NEW YORK (Reuters) - The FBI on Tuesday arrested David Miller, a former Rochdale Securities trader whose outsized, unauthorized purchases of Apple stock in October nearly sank his firm.
U.S. prosecutors in Connecticut charged Miller with wire fraud, alleging he lied about his trading of Apple (AAPL.O) shares ahead of the tech giant’s October 25 earnings announcement.
According to a criminal complaint filed in federal court on Monday, Miller bought Apple shares for himself and then reported to Rochdale the trade was for a customer who would bear the risk if it lost money.
Miller would have been able to walk away with a profit for himself had Apple’s share price risen, but it fell. As a result, Rochdale was left unexpectedly owning more than a million and a half shares of Apple and had to sell them for a $5 million loss.
According to the complaint, Miller also pretended to be a representative of a client’s firm and told another broker-dealer to sell Apple shares, supposedly on behalf of the firm.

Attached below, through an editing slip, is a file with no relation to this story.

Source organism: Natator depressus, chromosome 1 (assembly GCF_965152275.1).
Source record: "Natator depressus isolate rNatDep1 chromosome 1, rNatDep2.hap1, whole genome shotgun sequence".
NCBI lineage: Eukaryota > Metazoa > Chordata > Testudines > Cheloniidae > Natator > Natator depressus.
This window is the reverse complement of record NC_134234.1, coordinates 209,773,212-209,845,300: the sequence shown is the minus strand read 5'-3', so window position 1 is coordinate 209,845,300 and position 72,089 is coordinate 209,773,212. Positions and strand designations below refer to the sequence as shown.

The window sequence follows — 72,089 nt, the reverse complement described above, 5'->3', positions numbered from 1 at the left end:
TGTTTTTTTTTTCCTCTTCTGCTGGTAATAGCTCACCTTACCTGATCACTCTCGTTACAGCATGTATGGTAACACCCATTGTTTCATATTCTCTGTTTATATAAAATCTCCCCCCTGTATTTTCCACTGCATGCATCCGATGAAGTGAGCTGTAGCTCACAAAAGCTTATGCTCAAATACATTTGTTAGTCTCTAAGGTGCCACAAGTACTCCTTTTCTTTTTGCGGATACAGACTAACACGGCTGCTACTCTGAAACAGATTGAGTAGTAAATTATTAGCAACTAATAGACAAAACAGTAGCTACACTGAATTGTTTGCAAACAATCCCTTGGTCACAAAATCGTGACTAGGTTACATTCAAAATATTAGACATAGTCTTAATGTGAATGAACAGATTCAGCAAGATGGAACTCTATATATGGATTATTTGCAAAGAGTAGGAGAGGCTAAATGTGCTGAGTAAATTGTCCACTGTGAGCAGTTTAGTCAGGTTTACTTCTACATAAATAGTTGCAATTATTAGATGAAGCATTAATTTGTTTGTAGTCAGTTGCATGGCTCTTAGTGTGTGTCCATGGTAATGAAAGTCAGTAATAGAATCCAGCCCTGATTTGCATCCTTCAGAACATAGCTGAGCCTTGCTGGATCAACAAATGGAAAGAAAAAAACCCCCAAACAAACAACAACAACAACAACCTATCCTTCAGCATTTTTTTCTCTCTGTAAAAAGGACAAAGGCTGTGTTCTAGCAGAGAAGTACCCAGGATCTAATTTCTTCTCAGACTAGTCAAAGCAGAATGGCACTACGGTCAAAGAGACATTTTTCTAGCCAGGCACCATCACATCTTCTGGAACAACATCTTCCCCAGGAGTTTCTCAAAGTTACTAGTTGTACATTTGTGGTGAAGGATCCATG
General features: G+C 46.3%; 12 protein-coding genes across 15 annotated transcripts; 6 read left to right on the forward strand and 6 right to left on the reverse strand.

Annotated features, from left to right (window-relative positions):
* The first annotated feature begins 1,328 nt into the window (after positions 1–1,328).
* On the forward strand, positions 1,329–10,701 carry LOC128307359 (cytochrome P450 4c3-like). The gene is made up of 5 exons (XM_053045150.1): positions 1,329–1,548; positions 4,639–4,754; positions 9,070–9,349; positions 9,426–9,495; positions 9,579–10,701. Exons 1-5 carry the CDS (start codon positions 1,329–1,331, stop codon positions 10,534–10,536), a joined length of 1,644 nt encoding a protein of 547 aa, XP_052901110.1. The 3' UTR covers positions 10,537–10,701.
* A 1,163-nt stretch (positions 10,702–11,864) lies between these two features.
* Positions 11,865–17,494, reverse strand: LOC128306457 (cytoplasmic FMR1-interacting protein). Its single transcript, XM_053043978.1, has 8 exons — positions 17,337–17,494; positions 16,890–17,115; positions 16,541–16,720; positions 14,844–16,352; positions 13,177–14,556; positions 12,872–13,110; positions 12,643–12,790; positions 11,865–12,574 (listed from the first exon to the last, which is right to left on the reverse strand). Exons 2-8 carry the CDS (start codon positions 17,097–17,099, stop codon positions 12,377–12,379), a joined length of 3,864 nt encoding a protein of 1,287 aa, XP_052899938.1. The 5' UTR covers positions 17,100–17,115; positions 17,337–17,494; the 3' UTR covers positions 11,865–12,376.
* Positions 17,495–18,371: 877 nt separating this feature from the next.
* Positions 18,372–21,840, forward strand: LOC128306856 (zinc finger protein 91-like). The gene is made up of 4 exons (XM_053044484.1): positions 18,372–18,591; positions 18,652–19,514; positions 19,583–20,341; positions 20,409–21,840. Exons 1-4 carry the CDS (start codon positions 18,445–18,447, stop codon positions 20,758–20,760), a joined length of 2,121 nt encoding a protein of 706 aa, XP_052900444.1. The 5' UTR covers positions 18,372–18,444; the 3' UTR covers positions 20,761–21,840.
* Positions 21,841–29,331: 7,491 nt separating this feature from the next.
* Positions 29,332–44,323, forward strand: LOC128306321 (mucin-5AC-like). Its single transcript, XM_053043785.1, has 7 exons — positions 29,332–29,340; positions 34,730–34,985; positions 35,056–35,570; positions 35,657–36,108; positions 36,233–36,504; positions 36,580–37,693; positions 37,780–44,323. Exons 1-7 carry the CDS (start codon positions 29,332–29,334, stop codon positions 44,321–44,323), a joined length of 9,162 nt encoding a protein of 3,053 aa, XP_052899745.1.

Miller’s lawyer, Kenneth Murphy of Simon & Partners, did not immediately respond to a request for comment.
At the time, Miller told his superiors the purchases had been a fat finger error. Prosecutors, however, called it a “get-rich-quick scheme.”
After the incident, Rochdale, a small Stamford-based brokerage that is home to the outspoken bank stock analyst Dick Bove, reached out to competitors for a potential life-saving investment, according to media reports.
Rochdale President Daniel Crowley could not immediately be reached for comment. The firm’s main reception line at its Stamford headquarters rang unanswered just after 4 p.m. (2100 GMT) on Tuesday.
The case is USA v. David Miller, U.S. District Court, District of Connecticut.
Reporting By Emily Flitter; Editing by Tim Dobbyn and Steve Orlofsky